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QUAYLE’S NEW BOOK WILL PLEASE THOSE HE MOST WANTS TO PLEASE

SHARE QUAYLE’S NEW BOOK WILL PLEASE THOSE HE MOST WANTS TO PLEASE

Dan Quayle's only complaint about life just now concerns the noisy owl that swoops past the house before dawn. However, his new book, "Standing Firm," which is the beginning of his political comeback attempt, expresses retrospective complaints that should, but will not, trouble those he complains about. On the other hand, the book will please those he most wants to please, the conservatives in the Republican nominating electorate.

If George Bush had not chosen Quayle in 1988, Quayle would be a leading contender for the 1996 Republican nomination. In 1980, at age 33, after two terms in the House, he won a Senate seat by handily beating a former Democratic presidential candidate, Birch Bayh. In 1986 he was re-elected with 61 percent of the vote, the highest percentage ever for an Indiana senator, and continued to build a creditable Senate record.But in the sudden glare of national attention at the 1988 convention he seemed strangely unformed. His soft voice, his boyishness made him seem unserious.

In 1988 the media rushed to a contemptuous judgment about Quayle, but no quicker than did some of Bush's operatives, those hollow technicians of empty politics who went on to squander the legacy handed to them by Ronald Reagan, another man deficient of neuroses. James Baker put Quayle in a cocoon of aides who emulated the disdain that Baker did not disguise toward Quayle.

Why were the media so hysterically hostile, beginning with the absurd "reporting" of Quayle's service in the National Guard? Quayle believes young journalists could tolerate a Bush or Reagan, who reminded them of their fathers, but could not abide a conservative their own age who might be a national figure for years. The first baby boomer on a national ticket was not supposed to be someone conservative enough to have voted for Reagan against Ford in the 1976 Indiana primary.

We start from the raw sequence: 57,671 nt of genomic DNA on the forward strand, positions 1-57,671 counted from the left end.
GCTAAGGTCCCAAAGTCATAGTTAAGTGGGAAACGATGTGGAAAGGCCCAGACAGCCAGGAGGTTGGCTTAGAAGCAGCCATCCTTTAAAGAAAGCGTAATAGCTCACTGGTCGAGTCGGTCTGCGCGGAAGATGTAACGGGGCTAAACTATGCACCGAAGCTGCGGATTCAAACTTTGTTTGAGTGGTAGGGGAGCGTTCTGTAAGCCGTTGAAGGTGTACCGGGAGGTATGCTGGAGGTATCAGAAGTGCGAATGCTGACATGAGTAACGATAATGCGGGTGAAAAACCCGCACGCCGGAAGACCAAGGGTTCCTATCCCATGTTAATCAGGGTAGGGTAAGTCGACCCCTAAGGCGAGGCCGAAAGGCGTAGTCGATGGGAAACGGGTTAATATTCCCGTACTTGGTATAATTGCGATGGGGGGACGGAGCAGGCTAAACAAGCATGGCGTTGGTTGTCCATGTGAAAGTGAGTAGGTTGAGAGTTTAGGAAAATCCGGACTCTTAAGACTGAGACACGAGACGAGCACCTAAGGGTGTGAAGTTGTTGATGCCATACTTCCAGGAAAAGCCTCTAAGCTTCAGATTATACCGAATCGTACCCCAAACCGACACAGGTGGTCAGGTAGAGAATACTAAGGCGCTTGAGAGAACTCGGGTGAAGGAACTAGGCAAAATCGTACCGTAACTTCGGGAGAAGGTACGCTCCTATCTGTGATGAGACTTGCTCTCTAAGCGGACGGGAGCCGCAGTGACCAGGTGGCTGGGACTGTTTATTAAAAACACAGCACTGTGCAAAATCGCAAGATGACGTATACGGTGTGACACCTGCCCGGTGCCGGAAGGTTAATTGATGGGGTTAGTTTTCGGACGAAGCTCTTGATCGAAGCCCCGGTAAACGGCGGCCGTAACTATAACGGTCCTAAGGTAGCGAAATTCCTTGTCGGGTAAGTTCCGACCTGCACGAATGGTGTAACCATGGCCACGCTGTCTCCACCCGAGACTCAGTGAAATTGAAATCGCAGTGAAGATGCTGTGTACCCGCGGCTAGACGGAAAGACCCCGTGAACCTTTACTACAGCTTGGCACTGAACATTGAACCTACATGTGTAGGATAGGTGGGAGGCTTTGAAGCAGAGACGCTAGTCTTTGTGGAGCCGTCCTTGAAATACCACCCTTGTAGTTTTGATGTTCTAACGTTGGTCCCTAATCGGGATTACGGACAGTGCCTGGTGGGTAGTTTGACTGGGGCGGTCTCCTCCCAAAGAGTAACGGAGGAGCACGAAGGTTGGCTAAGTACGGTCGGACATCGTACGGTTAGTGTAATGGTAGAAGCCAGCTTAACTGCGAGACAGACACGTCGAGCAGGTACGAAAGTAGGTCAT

Quayle believes the Bush administration began to crumble before it began - in December 1988, when the president-elect's advisers began pushing for a tax increase. Quayle rightly says that by 1992 Bush was using Dukakis' playbook from 1988, assuming that the election was about "competence, not ideology." But that is as close as Quayle comes to saying a discouraging word about Bush.

His book will not embarrass those who, by their egregiously unfair treatment of him, proved themselves to lack the understanding requisite for embarrassment. Therefore the book should have been less retrospective and more an occasion for him to present his seriousness.

For example, with his "Murphy Brown" speech (in which Brown was mentioned in just one sentence) he was prematurely right in raising the most important domestic issue of the 1990s, illegitimacy. But we still await his analysis of precisely how public policy is relevant to that, either as cause or cure.

That subject and others will, presumably, be the stuff of his coming presidential campaign.